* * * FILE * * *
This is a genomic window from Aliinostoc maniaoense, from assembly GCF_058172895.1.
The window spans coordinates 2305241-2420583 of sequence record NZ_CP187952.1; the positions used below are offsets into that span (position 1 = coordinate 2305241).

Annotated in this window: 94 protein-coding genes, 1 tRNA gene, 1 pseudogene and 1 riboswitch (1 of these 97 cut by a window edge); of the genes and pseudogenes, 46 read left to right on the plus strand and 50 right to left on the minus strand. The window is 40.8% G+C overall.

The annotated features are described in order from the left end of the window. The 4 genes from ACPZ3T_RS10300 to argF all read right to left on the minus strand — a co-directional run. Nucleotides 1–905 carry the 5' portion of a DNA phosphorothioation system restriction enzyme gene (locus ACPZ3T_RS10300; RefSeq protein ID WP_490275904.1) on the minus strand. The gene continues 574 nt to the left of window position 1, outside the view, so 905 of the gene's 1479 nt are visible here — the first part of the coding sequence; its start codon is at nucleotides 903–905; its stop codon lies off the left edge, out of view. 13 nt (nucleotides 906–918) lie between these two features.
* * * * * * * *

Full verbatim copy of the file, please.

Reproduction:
This is a genomic window from Aliinostoc maniaoense, from assembly GCF_058172895.1.
The window spans coordinates 2305241-2420583 of sequence record NZ_CP187952.1; the positions used below are offsets into that span (position 1 = coordinate 2305241).

Annotated in this window: 94 protein-coding genes, 1 tRNA gene, 1 pseudogene and 1 riboswitch (1 of these 97 cut by a window edge); of the genes and pseudogenes, 46 read left to right on the plus strand and 50 right to left on the minus strand. The window is 40.8% G+C overall.

The annotated features are described in order from the left end of the window. The 4 genes from ACPZ3T_RS10300 to argF all read right to left on the minus strand — a co-directional run. Nucleotides 1–905 carry the 5' portion of a DNA phosphorothioation system restriction enzyme gene (locus ACPZ3T_RS10300; RefSeq protein ID WP_490275904.1) on the minus strand. The gene continues 574 nt to the left of window position 1, outside the view, so 905 of the gene's 1479 nt are visible here — the first part of the coding sequence; its start codon is at nucleotides 903–905; its stop codon lies off the left edge, out of view. 13 nt (nucleotides 906–918) lie between these two features.